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  • Louise Oliver

How are we going to ride a second wave?

It’s been about six months since COVID really took hold in the UK and pretty much the rest of the world. Aspects of life as we knew it are almost beyond recognition. Here are a few personal reflections that I've been having as we begin to ride a second wave.

There have been so many different feelings and emotions triggered. As well as stark realisations of our complete lack of control and the fragility of humanity. This has been coupled with the uprising of the Black Lives Matter movement which has provided a very necessary and urgent wake-up call. A jolt to those of us who were unwittingly asleep to the reality of systematic racism.

During this time we’ve had the necessary space to sit with the dis-ease of the deeply entrenched unconscious biases and our resulting passivity in a cruel, unjust and unequal society. Not to mention the wider prevailing environmental crisis and the socio-political challenges that the pandemic has shone a light on, and intensified the impact of. The interconnectivity of these seemingly separate perils have made room in our consciousness and caused some of us to have some deep existential thoughts. To say that it is A LOT would be a ridiculous understatement.

Thinking about Maslow’s well known hierarchy of needs (see diagram below), there are many people whose physiological and safety needs are under threat. The two most fundamental layers including the basic needs for food, shelter, health and safety obviously come to mind as the urgent priorities. Whilst craving for love, belonging and self actualisation could feel a little self-centred right now. However these are completely legitimate human needs and the mental health implications of the pandemic cannot be ignored. One thing I know to be true is that we all live in our own experience which is both relative and valid.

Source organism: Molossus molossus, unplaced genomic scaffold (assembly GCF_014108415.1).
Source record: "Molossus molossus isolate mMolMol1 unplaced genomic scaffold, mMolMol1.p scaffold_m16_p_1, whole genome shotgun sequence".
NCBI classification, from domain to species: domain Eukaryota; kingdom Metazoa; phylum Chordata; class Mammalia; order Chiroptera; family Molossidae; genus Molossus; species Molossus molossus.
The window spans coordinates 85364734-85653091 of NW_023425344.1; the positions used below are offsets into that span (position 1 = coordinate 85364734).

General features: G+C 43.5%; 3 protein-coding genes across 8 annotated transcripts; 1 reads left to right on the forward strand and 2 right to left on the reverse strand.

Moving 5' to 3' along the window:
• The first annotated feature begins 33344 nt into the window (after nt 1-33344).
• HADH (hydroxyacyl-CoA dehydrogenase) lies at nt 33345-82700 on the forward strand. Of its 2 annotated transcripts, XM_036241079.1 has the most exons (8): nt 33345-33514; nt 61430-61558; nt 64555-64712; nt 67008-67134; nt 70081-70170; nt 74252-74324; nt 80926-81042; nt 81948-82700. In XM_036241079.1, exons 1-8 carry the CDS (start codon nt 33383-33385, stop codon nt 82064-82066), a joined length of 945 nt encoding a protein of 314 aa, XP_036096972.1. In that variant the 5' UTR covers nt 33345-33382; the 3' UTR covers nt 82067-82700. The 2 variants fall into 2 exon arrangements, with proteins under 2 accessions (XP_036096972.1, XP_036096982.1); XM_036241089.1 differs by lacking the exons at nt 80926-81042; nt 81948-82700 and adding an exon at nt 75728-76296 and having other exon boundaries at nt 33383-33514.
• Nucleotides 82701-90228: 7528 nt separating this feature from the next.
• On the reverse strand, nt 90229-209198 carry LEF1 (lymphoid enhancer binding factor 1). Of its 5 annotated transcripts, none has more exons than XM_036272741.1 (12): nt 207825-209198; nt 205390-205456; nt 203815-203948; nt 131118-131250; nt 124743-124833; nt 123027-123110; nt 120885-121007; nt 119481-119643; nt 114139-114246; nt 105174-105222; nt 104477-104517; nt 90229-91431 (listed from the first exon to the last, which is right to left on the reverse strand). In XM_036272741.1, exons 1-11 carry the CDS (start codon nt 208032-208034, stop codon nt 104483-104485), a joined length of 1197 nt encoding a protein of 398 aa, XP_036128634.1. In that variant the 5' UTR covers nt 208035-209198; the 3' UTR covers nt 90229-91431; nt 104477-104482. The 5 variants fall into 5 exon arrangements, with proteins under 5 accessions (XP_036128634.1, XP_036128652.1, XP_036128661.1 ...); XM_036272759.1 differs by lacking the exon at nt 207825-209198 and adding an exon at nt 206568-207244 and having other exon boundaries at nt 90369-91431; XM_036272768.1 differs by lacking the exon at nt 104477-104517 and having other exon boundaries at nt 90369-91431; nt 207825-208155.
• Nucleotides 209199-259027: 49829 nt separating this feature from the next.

• SELF TRANSCENDENCE (ST) : Being of service and the duty of care for others

  • SELF ACTUALISATION: Achieving one’s full potential, personal growth and self fulfilment

  • ESTEEM: Self-esteem, confidence and respect from others

  • LOVE & BELONGING: Friendship, family and intimacy

  • SAFETY: Personal security, employment, resources, health and property

  • PHYSIOLOGICAL: Food, water, health, shelter and rest

Reflecting from a personal perspective the impact of the pandemic on my life has been significant but not insurmountable. It afforded me the opportunity and impetus to take voluntary redundancy from my job of nearly a decade, taking the leap to evolve my fairly well established coaching business. Which is exciting but also a significant and not undaunting change.

I’m trying to make responsible decisions related to my ‘new normal’ to ensure that I do the right thing for the greater good and those more ‘vulnerable’ to COVID-19 who are close to me. But at times I can’t help feeling that my world has got smaller. As a result, I’ve been trying to reconcile the parts of my pre-pandemic life that were unsustainable, a product of our ‘More, More, More’ society and those that were precious.

Early on in the pandemic David Kessler (the world’s foremost expert on Grief) talked about grieving the loss of what we’ve had to let go of as a result of the pandemic. So I decided to write a list of the some of the things that I miss most because I cannot/or have chosen not to do (*based on my personal circumstances and responsible choices).

Things I can't do*:

1. Hug my friends or (the majority of) my family.

2. Spend time with friends in the way I used too. Going to exhibitions, gigs or visiting each other’s houses.

3. Go on a date. It currently feels challenging and stressful on too many levels.

4. Enjoy live music, the collective energy and be in the carefree proximity of people.

5. Make future plans to travel outside the UK.

6. Go to a yoga class.

7. Go dancing.